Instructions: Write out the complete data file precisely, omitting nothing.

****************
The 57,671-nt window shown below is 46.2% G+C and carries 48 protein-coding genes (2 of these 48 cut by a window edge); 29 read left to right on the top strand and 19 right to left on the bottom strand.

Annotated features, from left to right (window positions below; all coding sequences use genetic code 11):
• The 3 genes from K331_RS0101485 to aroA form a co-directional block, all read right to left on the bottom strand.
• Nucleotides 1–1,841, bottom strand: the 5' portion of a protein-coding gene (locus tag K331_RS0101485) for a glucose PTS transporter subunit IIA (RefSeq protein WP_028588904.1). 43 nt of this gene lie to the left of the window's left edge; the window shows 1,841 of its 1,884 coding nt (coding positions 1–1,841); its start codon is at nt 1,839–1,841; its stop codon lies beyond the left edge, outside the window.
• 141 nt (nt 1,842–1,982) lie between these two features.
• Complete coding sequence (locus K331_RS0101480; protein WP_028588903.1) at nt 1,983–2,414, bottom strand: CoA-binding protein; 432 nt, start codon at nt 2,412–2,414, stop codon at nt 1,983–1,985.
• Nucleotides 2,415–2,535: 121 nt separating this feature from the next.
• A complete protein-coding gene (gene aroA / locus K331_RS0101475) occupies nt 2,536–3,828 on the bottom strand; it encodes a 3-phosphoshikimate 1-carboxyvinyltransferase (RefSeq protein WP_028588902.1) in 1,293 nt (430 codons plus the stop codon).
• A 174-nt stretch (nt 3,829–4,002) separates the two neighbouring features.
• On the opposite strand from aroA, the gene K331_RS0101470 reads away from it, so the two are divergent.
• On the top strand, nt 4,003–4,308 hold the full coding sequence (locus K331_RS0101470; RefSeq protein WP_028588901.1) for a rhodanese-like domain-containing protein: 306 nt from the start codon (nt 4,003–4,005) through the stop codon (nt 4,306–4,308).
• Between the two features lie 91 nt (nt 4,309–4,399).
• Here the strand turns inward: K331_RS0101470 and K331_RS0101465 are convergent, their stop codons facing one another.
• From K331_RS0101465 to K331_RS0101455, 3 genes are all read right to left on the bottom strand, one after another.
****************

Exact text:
The 57,671-nt window shown below is 46.2% G+C and carries 48 protein-coding genes (2 of these 48 cut by a window edge); 29 read left to right on the top strand and 19 right to left on the bottom strand.

Annotated features, from left to right (window positions below; all coding sequences use genetic code 11):
• The 3 genes from K331_RS0101485 to aroA form a co-directional block, all read right to left on the bottom strand.
• Nucleotides 1–1,841, bottom strand: the 5' portion of a protein-coding gene (locus tag K331_RS0101485) for a glucose PTS transporter subunit IIA (RefSeq protein WP_028588904.1). 43 nt of this gene lie to the left of the window's left edge; the window shows 1,841 of its 1,884 coding nt (coding positions 1–1,841); its start codon is at nt 1,839–1,841; its stop codon lies beyond the left edge, outside the window.
• 141 nt (nt 1,842–1,982) lie between these two features.
• Complete coding sequence (locus K331_RS0101480; protein WP_028588903.1) at nt 1,983–2,414, bottom strand: CoA-binding protein; 432 nt, start codon at nt 2,412–2,414, stop codon at nt 1,983–1,985.
• Nucleotides 2,415–2,535: 121 nt separating this feature from the next.
• A complete protein-coding gene (gene aroA / locus K331_RS0101475) occupies nt 2,536–3,828 on the bottom strand; it encodes a 3-phosphoshikimate 1-carboxyvinyltransferase (RefSeq protein WP_028588902.1) in 1,293 nt (430 codons plus the stop codon).
• A 174-nt stretch (nt 3,829–4,002) separates the two neighbouring features.
• On the opposite strand from aroA, the gene K331_RS0101470 reads away from it, so the two are divergent.
• On the top strand, nt 4,003–4,308 hold the full coding sequence (locus K331_RS0101470; RefSeq protein WP_028588901.1) for a rhodanese-like domain-containing protein: 306 nt from the start codon (nt 4,003–4,005) through the stop codon (nt 4,306–4,308).
• Between the two features lie 91 nt (nt 4,309–4,399).
• Here the strand turns inward: K331_RS0101470 and K331_RS0101465 are convergent, their stop codons facing one another.
• From K331_RS0101465 to K331_RS0101455, 3 genes are all read right to left on the bottom strand, one after another.